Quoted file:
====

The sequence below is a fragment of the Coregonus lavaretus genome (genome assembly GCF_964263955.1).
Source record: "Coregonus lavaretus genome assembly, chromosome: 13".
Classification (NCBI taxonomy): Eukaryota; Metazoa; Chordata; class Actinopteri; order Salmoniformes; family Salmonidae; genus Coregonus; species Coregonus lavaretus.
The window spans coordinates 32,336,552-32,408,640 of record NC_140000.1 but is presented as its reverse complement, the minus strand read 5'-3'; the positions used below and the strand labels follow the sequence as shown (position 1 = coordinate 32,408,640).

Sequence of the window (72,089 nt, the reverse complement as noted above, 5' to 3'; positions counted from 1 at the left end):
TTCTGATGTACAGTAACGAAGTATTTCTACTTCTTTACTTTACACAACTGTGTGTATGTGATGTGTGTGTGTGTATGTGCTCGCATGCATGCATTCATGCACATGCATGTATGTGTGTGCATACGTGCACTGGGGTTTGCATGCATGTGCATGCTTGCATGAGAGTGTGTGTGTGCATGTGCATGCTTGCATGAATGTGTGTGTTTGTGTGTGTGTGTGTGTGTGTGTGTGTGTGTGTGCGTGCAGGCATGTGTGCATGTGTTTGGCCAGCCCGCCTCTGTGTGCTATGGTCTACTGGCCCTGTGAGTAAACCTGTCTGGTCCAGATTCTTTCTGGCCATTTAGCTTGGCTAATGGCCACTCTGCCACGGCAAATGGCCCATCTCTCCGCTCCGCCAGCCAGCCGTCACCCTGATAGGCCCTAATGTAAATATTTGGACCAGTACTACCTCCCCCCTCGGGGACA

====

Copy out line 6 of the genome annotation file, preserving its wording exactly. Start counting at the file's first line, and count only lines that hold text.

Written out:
TTCTGATGTACAGTAACGAAGTATTTCTACTTCTTTACTTTACACAACTGTGTGTATGTGATGTGTGTGTGTGTATGTGCTCGCATGCATGCATTCATGCACATGCATGTATGTGTGTGCATACGTGCACTGGGGTTTGCATGCATGTGCATGCTTGCATGAGAGTGTGTGTGTGCATGTGCATGCTTGCATGAATGTGTGTGTTTGTGTGTGTGTGTGTGTGTGTGTGTGTGTGTGTGCGTGCAGGCATGTGTGCATGTGTTTGGCCAGCCCGCCTCTGTGTGCTATGGTCTACTGGCCCTGTGAGTAAACCTGTCTGGTCCAGATTCTTTCTGGCCATTTAGCTTGGCTAATGGCCACTCTGCCACGGCAAATGGCCCATCTCTCCGCTCCGCCAGCCAGCCGTCACCCTGATAGGCCCTAATGTAAATATTTGGACCAGTACTACCTCCCCCCTCGGGGACA